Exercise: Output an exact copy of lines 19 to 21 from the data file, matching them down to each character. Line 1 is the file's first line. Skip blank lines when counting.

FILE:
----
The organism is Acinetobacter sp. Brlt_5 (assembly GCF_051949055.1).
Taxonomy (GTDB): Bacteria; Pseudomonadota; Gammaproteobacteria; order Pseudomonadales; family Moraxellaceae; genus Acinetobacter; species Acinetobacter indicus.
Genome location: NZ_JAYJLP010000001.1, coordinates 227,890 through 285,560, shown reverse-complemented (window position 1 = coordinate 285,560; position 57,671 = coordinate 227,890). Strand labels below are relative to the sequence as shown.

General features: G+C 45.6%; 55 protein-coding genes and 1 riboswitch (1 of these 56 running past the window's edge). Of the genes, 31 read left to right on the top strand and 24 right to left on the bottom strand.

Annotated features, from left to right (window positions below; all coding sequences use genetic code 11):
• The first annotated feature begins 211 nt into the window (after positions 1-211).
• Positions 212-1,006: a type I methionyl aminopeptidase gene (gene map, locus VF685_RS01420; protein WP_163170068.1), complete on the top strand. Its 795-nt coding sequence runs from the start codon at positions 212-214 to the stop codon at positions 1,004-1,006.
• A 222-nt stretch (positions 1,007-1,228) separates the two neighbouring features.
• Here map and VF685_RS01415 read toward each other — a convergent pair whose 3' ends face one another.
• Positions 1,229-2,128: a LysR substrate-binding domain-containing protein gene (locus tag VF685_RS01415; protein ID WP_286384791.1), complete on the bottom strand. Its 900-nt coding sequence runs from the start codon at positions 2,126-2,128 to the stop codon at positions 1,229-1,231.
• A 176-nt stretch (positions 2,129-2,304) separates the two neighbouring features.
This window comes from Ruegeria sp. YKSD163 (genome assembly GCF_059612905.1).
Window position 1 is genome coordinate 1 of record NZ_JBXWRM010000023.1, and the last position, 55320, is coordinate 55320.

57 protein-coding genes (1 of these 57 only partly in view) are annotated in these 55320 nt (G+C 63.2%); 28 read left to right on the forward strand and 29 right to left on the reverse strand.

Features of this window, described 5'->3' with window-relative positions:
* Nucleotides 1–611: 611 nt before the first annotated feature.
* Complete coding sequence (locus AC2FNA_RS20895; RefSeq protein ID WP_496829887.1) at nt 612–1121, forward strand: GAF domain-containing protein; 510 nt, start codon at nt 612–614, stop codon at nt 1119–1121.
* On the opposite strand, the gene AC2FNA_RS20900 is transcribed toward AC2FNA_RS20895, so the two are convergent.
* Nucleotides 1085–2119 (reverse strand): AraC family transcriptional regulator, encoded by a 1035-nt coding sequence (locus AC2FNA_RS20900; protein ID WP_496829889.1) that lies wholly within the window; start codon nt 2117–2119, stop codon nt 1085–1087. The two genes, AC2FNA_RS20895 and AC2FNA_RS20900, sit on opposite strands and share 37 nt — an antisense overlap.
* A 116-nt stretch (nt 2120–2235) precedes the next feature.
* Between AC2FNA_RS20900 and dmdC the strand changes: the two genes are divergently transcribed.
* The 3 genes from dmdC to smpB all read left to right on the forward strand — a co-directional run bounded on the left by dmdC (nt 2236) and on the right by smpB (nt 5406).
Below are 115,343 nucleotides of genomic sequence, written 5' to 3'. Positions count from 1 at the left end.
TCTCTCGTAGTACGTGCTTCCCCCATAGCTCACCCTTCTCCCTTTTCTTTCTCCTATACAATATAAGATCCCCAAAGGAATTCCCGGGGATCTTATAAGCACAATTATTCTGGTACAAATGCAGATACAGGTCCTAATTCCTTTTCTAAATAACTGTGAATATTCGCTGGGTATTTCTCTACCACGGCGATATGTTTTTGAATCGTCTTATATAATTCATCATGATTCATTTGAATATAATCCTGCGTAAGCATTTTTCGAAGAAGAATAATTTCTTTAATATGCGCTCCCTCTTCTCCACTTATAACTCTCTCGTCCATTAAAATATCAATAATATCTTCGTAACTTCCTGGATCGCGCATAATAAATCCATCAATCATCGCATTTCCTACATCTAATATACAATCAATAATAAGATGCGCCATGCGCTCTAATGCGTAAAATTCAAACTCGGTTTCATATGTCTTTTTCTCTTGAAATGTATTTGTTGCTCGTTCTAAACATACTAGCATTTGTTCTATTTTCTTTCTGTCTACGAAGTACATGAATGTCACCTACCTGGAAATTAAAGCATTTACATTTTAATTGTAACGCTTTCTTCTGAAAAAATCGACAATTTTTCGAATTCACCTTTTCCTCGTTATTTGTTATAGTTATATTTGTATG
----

* Nucleotides 1085–2119 (reverse strand): AraC family transcriptional regulator, encoded by a 1035-nt coding sequence (locus AC2FNA_RS20900; protein ID WP_496829889.1) that lies wholly within the window; start codon nt 2117–2119, stop codon nt 1085–1087. The two genes, AC2FNA_RS20895 and AC2FNA_RS20900, sit on opposite strands and share 37 nt — an antisense overlap.
* A 116-nt stretch (nt 2120–2235) precedes the next feature.
* Between AC2FNA_RS20900 and dmdC the strand changes: the two genes are divergently transcribed.